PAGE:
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Zombie worms don’t crave brains: instead they seek bones. The 1 to 3 inch (2 to 7 centimeter) Osedax worms were first discovered living in the bones of a rotting gray whale on the...
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Marine parasites may be small in size, but they can be present in very high...
During the summer of 1998, scientists at the Virginia Institute of Marine...
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The blanket octopus can rip a poisonous tentacle from a Portuguese man-o-war...

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In recent years, blooms of jellyfish, such as these moon jellies ( Aurita aurita ) in the Chesapeake Bay, have become more common around the world for a number of different reasons . One result of these blooms is that there is...
An orange brisingid starfish sits on a large reef of Lophelia pertusa, cold-...
These watercolor sketches of Trapezia crabs were drawn by Frederick Bayer, a...

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Giant squid live up to their name: the largest giant squid ever recorded by scientists was almost 43 feet (13 meters) long,...
From the giant squid to microscopic squid babies, squids are beautiful and fascinating. As cephalopods, the same family as octopuses and cuttlefish, they have no bones, and swim head-first through...
When they get larger, Portunus sayi are formidable predators, quick to consume any smaller animal that comes within reach. Fish, other crustaceans, and even smaller members of their own species are...
A male mudflat fiddler crab ( Uca rapax ) waves its huge claw to impress females and threaten competitors. Only the males have the large claw. When the tide is high, fiddler crabs retreat to their...
Ultraviolet light illuminates the growth rings in a cross-section of a 44-year-old deep-sea coral ( Primnoa resedaeformis ) collected off the coast of Newfoundland at about 1,300 feet (400 meters)...
Smithsonian Marine Science Network Postdoctoral Fellow, Seabird McKeon, returns from the Smithsonian field site in Belize. Together with Dan Barshis of Stanford University, Seabird reports on the...
Light refracts off the comb-rows of the Mertensia ovum , a ctenophore , producing stripes of rainbow colors . The jelly eats copepods and small crustaceans that become stuck to its sticky tentacles...
Census of Marine Life researchers discovered this unusual transparent sea cucumber ( Enypniastes sp.) in the Gulf of Mexico at 2,750 meters depth. It creeps forward on its tentacles pretty slowly, at...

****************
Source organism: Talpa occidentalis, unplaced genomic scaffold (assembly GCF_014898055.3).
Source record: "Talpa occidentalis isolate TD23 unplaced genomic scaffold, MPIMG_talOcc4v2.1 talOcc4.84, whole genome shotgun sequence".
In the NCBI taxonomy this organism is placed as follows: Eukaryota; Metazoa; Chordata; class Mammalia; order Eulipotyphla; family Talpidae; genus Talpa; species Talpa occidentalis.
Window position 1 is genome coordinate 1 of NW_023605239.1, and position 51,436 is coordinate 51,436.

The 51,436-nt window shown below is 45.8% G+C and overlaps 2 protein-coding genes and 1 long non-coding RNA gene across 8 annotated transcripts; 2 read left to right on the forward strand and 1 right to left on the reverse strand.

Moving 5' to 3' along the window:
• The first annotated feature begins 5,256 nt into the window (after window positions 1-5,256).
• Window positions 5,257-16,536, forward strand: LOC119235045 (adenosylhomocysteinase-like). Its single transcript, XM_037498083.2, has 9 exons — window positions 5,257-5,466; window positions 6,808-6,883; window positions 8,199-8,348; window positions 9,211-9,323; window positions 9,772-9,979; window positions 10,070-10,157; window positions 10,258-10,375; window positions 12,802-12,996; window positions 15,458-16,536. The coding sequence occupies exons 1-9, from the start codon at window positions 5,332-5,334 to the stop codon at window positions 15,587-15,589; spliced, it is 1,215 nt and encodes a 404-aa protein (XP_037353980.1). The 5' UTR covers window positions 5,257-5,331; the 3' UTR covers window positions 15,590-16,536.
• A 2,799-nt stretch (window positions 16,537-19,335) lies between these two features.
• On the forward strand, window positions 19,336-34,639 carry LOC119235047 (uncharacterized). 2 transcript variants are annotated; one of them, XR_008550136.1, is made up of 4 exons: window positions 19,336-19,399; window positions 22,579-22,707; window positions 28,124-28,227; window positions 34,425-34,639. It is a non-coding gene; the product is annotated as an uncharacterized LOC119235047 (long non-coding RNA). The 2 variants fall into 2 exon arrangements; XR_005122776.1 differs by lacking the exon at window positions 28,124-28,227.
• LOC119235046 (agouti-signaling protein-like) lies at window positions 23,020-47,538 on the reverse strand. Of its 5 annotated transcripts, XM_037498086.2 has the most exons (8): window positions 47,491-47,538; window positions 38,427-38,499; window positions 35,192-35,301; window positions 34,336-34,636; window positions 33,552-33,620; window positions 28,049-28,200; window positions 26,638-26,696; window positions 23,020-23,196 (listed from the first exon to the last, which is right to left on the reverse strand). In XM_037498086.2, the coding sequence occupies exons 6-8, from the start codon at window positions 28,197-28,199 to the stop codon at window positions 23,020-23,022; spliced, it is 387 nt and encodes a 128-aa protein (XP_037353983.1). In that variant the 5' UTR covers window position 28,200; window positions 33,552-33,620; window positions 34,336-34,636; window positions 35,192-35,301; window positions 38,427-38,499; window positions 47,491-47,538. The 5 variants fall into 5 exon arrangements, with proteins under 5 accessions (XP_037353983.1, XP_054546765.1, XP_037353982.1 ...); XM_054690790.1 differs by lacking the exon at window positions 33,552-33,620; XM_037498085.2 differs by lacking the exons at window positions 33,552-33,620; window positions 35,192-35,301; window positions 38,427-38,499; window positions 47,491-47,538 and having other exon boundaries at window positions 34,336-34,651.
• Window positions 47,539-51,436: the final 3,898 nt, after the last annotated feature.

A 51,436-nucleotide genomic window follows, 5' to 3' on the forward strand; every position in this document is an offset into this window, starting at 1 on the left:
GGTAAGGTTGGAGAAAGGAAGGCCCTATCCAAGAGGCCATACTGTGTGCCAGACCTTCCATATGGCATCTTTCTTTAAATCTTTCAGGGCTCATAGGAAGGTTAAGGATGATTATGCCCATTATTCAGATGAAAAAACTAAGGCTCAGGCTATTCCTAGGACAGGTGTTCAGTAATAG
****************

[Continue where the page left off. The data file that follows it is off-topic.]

The sea hare gets its common name from its equivalent of nose and tongue—external sensory organs for smell and taste called rhinophores—which look like bunny ears. The sea hare, however, doesn't hop...
The lion’s mane jellyfish ( Cyanea capillata ) is the largest among the jelly species, with the largest known specimen stretching across 120 feet (36.5 meters) from its top to the bottom of its...
Sunset? Time to glow! A biological clock triggers bioluminescence in the dinoflagellate Pyrocystis fusiformis . At dusk, cells produce the chemicals responsible for its light. Hear from marine...
The Boreoatlantic armhook squid ( Gonatus fabricii ) is named for its fabulous (but dangerous) suckers. While most squids have just two rows of suckers lining each arm, armhook squids have four—and...
The Great Barrier Reef site in Australia was inscribed on the World Heritage List in 1981. The site is the world’s most extensive stretch of coral reef with probably the richest animal diversity...
This pair of sea butterflies ( Limacina helicina ) flutter not far from the ocean's surface in the Arctic. Sea butterflies are a type of sea snail, but instead of dragging themselves around the...
These Themisto hyperiids live in the top 200 meters of cold waters around the world. Each of their two large eyes has an upward-looking zone and a downward-looking zone. Each zone can see at...
This bright purple sea star is a new species found by the Census of Coral Reef Ecosystems , a project of the Census of Marine Life. This particular specimen was seen on the reefs of the French...
When hoping to discover a pearl, looking inside one of the oysters you slurp may not be the best plan. Food oysters in the family Ostreidae are able to produce pearls, however these tend to be small...
In 1874, Reverend Moses Harvey of Newfoundland bought a dead giant squid caught by fishermen. More about the giant squid can be found in our Giant Squid featured story .
What is this bizarre, spiky-looking organism? Hint: it can be found in tropical areas of the Pacific and Indian ocean basins crawling slowly over coral reefs and devouring any living coral polyps...
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